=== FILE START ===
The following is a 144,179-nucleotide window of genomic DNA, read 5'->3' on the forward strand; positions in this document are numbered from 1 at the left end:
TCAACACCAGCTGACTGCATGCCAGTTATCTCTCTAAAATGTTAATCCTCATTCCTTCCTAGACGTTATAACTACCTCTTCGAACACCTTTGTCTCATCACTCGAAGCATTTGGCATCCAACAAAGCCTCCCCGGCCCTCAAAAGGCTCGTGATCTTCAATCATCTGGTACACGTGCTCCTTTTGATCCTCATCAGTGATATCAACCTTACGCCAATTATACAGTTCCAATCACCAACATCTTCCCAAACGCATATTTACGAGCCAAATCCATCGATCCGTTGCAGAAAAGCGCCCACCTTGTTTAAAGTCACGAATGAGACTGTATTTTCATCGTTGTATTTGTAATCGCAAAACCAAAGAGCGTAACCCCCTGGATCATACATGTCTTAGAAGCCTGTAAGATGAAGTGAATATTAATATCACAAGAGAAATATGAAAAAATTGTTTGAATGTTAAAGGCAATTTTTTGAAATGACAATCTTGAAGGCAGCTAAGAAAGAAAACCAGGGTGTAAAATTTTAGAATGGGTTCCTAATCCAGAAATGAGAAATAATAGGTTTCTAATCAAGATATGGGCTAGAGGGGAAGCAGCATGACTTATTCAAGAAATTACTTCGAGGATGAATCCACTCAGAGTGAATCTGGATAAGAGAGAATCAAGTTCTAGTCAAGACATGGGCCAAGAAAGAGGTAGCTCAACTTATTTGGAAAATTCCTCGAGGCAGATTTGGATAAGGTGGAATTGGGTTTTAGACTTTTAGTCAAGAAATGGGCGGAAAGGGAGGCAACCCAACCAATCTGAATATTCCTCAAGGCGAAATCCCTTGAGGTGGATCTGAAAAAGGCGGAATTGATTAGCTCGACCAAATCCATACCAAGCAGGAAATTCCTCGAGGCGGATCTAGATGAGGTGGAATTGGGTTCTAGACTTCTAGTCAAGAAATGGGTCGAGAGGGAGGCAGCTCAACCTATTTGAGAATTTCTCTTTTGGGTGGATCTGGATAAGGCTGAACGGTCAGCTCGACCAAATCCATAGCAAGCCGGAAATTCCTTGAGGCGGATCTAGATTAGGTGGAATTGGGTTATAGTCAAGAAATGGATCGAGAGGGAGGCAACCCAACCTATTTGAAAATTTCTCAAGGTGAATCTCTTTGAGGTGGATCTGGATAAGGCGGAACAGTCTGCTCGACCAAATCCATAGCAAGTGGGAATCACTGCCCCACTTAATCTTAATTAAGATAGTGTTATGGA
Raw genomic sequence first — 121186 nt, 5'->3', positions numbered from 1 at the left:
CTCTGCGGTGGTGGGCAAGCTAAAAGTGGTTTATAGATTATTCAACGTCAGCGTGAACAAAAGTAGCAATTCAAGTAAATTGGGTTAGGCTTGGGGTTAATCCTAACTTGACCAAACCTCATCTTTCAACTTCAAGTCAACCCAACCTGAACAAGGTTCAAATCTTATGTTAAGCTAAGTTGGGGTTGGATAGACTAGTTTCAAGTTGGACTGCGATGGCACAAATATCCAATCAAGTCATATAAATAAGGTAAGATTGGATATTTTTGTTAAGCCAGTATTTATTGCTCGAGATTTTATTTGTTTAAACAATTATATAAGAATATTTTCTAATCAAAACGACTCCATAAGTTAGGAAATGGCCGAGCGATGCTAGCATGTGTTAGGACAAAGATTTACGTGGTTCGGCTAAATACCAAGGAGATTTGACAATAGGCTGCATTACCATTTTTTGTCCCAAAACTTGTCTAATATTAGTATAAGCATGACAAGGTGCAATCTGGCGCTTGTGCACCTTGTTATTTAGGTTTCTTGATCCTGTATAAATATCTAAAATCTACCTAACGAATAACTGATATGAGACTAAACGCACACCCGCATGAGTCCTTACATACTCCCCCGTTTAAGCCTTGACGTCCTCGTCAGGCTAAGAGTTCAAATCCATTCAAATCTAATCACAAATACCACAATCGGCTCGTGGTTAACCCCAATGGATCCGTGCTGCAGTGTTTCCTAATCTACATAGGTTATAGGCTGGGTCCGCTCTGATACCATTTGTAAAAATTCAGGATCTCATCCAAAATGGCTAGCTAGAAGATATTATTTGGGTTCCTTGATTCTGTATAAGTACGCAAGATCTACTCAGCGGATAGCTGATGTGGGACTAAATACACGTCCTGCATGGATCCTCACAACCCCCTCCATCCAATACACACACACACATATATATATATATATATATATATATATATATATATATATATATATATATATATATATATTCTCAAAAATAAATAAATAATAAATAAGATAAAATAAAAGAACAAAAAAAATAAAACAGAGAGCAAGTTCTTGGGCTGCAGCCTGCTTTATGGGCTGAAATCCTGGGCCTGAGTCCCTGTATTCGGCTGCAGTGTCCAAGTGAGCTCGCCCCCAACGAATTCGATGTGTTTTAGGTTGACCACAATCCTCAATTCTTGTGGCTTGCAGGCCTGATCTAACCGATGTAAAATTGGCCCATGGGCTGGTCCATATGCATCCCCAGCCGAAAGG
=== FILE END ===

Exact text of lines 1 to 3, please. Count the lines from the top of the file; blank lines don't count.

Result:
The following is a 144,179-nucleotide window of genomic DNA, read 5'->3' on the forward strand; positions in this document are numbered from 1 at the left end:
TCAACACCAGCTGACTGCATGCCAGTTATCTCTCTAAAATGTTAATCCTCATTCCTTCCTAGACGTTATAACTACCTCTTCGAACACCTTTGTCTCATCACTCGAAGCATTTGGCATCCAACAAAGCCTCCCCGGCCCTCAAAAGGCTCGTGATCTTCAATCATCTGGTACACGTGCTCCTTTTGATCCTCATCAGTGATATCAACCTTACGCCAATTATACAGTTCCAATCACCAACATCTTCCCAAACGCATATTTACGAGCCAAATCCATCGATCCGTTGCAGAAAAGCGCCCACCTTGTTTAAAGTCACGAATGAGACTGTATTTTCATCGTTGTATTTGTAATCGCAAAACCAAAGAGCGTAACCCCCTGGATCATACATGTCTTAGAAGCCTGTAAGATGAAGTGAATATTAATATCACAAGAGAAATATGAAAAAATTGTTTGAATGTTAAAGGCAATTTTTTGAAATGACAATCTTGAAGGCAGCTAAGAAAGAAAACCAGGGTGTAAAATTTTAGAATGGGTTCCTAATCCAGAAATGAGAAATAATAGGTTTCTAATCAAGATATGGGCTAGAGGGGAAGCAGCATGACTTATTCAAGAAATTACTTCGAGGATGAATCCACTCAGAGTGAATCTGGATAAGAGAGAATCAAGTTCTAGTCAAGACATGGGCCAAGAAAGAGGTAGCTCAACTTATTTGGAAAATTCCTCGAGGCAGATTTGGATAAGGTGGAATTGGGTTTTAGACTTTTAGTCAAGAAATGGGCGGAAAGGGAGGCAACCCAACCAATCTGAATATTCCTCAAGGCGAAATCCCTTGAGGTGGATCTGAAAAAGGCGGAATTGATTAGCTCGACCAAATCCATACCAAGCAGGAAATTCCTCGAGGCGGATCTAGATGAGGTGGAATTGGGTTCTAGACTTCTAGTCAAGAAATGGGTCGAGAGGGAGGCAGCTCAACCTATTTGAGAATTTCTCTTTTGGGTGGATCTGGATAAGGCTGAACGGTCAGCTCGACCAAATCCATAGCAAGCCGGAAATTCCTTGAGGCGGATCTAGATTAGGTGGAATTGGGTTATAGTCAAGAAATGGATCGAGAGGGAGGCAACCCAACCTATTTGAAAATTTCTCAAGGTGAATCTCTTTGAGGTGGATCTGGATAAGGCGGAACAGTCTGCTCGACCAAATCCATAGCAAGTGGGAATCACTGCCCCACTTAATCTTAATTAAGATAGTGTTATGGA
Raw genomic sequence first — 121186 nt, 5'->3', positions numbered from 1 at the left: